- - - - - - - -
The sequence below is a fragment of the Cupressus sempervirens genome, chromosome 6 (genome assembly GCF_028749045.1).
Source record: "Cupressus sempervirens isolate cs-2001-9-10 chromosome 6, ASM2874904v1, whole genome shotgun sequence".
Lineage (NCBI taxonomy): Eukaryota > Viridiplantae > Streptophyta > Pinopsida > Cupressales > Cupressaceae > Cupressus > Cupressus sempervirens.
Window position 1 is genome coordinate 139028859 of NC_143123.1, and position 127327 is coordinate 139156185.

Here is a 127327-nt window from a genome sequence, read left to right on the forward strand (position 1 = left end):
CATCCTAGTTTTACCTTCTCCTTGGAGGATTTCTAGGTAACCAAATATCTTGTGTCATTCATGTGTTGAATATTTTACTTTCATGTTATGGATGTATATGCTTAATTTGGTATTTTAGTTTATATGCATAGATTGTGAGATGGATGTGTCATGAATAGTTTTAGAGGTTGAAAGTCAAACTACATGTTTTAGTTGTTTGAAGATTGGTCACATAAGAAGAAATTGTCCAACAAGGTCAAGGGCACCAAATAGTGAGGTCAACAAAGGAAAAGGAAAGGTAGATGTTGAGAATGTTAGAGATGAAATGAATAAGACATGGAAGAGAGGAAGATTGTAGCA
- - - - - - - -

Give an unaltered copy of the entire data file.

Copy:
The sequence below is a fragment of the Cupressus sempervirens genome, chromosome 6 (genome assembly GCF_028749045.1).
Source record: "Cupressus sempervirens isolate cs-2001-9-10 chromosome 6, ASM2874904v1, whole genome shotgun sequence".
Lineage (NCBI taxonomy): Eukaryota > Viridiplantae > Streptophyta > Pinopsida > Cupressales > Cupressaceae > Cupressus > Cupressus sempervirens.
Window position 1 is genome coordinate 139028859 of NC_143123.1, and position 127327 is coordinate 139156185.

Here is a 127327-nt window from a genome sequence, read left to right on the forward strand (position 1 = left end):
CATCCTAGTTTTACCTTCTCCTTGGAGGATTTCTAGGTAACCAAATATCTTGTGTCATTCATGTGTTGAATATTTTACTTTCATGTTATGGATGTATATGCTTAATTTGGTATTTTAGTTTATATGCATAGATTGTGAGATGGATGTGTCATGAATAGTTTTAGAGGTTGAAAGTCAAACTACATGTTTTAGTTGTTTGAAGATTGGTCACATAAGAAGAAATTGTCCAACAAGGTCAAGGGCACCAAATAGTGAGGTCAACAAAGGAAAAGGAAAGGTAGATGTTGAGAATGTTAGAGATGAAATGAATAAGACATGGAAGAGAGGAAGATTGTAGCA